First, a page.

This metric is further supplemented by other factors such as the type of components that the supplier is manufacturing – proprietary components provide greater leverage to the supplier in negotiating contracts while built-to-print components provide little leverage. Also, components prone to dumping by the Chinese (tyres) are the most ineffective in terms of price negotiations with OEMs.
Supplier Risk Grading – Cyclicals Kill
The suppliers most at risk are those who derive their business mainly only the commercial vehicles sector. The highly cyclic nature of the segment means that suppliers often see a seesaw in revenues, profits and margins. Case in point is Clutch Auto, which has witnessed 14.46% erosion in its operating margins over the last four quarters. From fairly acceptable, better than industry average, operating margins of 9.83% over last year, Clutch Auto’s operating margins have dipped to -4.63% this year. The company is now running on negative margins due to its complete dependence on sales to the local B&M&HCV segment, a sector that is now entering a triple dip, the third consecutive year of sales decline.
To be fair, complex labour problems, and plant shifting last year, also compounded Clutch Auto’s problems. The company witnessed a 84% year-on-year fall in sales last year. So bad has been the situation for Clutch Auto that the company has struggled to repay seemingly small debts and has been facing lawsuits for the same.
Direct competitor Setco does seems to be doing significantly better with a 7.78% operating margin. However, look deeper and one notices that even Setco has seen 12.89% erosion in operating margins from last year. It does manage to do much better than Clutch Auto as Setco has a significant chunk of revenues coming from the export aftermarket.
Keiretsu Suppliers Snooze on Low Margins
The suppliers also at high risk are also the La Familia suppliers. These suppliers draw a large share of their revenue from a single OEM. Many-a-times, the suppliers are part of the OEM’s extended family and enjoy very close relations and almost guaranteed business with the OEM. Historically, they have enjoyed good times, growing as the OEM scaled up volumes. However, in the event of a downturn, they would be hit the hardest, as they have no counterweight balancing the revenues from the OEM. Further, these suppliers are susceptible to downturns in the industry, sector, segment or even isolated downturns concerning only their major OEM customer.
Munjal Showa is one such supplier. Nearly 72% of the company’s revenues come from Hero MotoCorp. Even though it is trying to diversify its customer base by supplying to multiple OEMs and even the passenger vehicle industry, the sheer size of Hero MotoCorp and Munjal Showa’s business with the OEM mean that the share of business from the two-wheeler OEM will stay disproportionately high in the near future.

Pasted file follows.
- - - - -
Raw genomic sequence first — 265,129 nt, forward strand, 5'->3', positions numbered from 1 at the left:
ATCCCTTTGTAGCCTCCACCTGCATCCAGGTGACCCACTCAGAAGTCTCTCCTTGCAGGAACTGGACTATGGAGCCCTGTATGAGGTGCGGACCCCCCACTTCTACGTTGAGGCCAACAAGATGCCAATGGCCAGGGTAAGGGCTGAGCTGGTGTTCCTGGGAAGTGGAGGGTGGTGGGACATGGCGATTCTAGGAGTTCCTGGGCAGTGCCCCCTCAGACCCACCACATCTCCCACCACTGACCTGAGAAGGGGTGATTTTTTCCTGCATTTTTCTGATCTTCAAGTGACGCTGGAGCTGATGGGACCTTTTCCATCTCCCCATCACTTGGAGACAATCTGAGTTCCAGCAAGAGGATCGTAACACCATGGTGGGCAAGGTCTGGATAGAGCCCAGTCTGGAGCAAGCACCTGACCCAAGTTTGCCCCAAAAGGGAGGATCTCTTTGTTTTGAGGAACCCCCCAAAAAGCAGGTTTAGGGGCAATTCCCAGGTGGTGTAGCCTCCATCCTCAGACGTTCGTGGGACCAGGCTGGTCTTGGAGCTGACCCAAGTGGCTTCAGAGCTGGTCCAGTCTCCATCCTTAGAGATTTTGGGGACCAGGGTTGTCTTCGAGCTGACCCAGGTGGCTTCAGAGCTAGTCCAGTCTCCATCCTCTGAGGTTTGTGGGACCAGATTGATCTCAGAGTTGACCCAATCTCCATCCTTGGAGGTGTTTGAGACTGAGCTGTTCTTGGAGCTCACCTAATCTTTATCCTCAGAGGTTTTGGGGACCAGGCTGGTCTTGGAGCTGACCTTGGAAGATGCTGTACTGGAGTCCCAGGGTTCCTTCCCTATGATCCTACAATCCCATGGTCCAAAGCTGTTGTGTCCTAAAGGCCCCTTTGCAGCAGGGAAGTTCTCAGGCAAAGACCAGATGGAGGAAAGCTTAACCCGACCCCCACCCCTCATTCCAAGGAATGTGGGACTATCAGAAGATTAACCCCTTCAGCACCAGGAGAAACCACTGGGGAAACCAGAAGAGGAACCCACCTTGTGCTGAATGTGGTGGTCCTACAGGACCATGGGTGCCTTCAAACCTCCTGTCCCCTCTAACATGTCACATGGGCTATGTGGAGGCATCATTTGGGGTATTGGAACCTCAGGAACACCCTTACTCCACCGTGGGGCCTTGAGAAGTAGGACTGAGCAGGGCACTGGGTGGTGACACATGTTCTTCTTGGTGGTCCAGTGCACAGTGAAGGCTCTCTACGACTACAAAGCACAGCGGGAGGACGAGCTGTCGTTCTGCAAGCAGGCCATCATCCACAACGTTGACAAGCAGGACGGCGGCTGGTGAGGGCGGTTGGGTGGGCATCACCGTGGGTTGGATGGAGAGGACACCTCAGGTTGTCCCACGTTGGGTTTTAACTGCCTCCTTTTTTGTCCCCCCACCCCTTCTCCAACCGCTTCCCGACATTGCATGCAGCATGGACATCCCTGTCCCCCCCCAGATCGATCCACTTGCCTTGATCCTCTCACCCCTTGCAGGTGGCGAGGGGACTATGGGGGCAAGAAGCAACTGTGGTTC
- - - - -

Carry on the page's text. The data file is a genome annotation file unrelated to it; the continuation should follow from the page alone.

Being part of a family also often makes the suppliers susceptible to laxity. Many of these suppliers have the lowest margins in the industry with no specific reasons to be burdened with them. At times, the focus seems to be on high-volumes, low-margin strategy. Munjal Showa had operating margins of 5.56% last year and it saw a further 49-basis point dip in average operating margins to 5.07% in the last four quarters gone by. Again, margins were hurt as Hero MotoCorp enjoyed little production growth in FY 2013.
Another Hero MotoCorp family supplier Munjal Auto Components also saw 33-basis points erosion in operating margins, to 6.27% in the last four quarters, from 6.6% in the previous four quarters.
In many cases it seems that there is a tacit understanding between OEM and supplier, which requires the supplier to work at low margins in exchange for almost-guaranteed business. The JBM Group is an interesting example. Flagship company, Jay Bharat Maruti, a Maruti-Suzuki Keiretsu, had operating margins of 5.32% in the last four quarters. However, sister concern JBM Auto Components, engaged in almost similar business activity of supplying sheet metal components, managed operating margins of 10.21% in the same period. It is almost unbelievable that Jay Bharat Maruti while supplying to Maruti-Suzuki, the most profitable carmaker in India, manages half the margins of its sister concern which supplies to lesser profitable carmakers like Tata Motors.
Other ‘family’ suppliers living with depressingly low margins are Automotive Stampings & Assemblies (ASAL), Bharat Seats, Sona Koyo Steering, Hi-tech Gears, and Automotive Corporation of Goa (ACGL).
However, there may be exceptions to the trend as well. Shivam Autotech (formerly Munjal Auto Components) managed operating margins of 13.25% over the last four quarters. Even though margins declined sharply by 261-basis points in the last four quarters, from 15.86% in the previous four quarters, they were still one of the best in the overall industry.
Moderate risk – Supplying to the community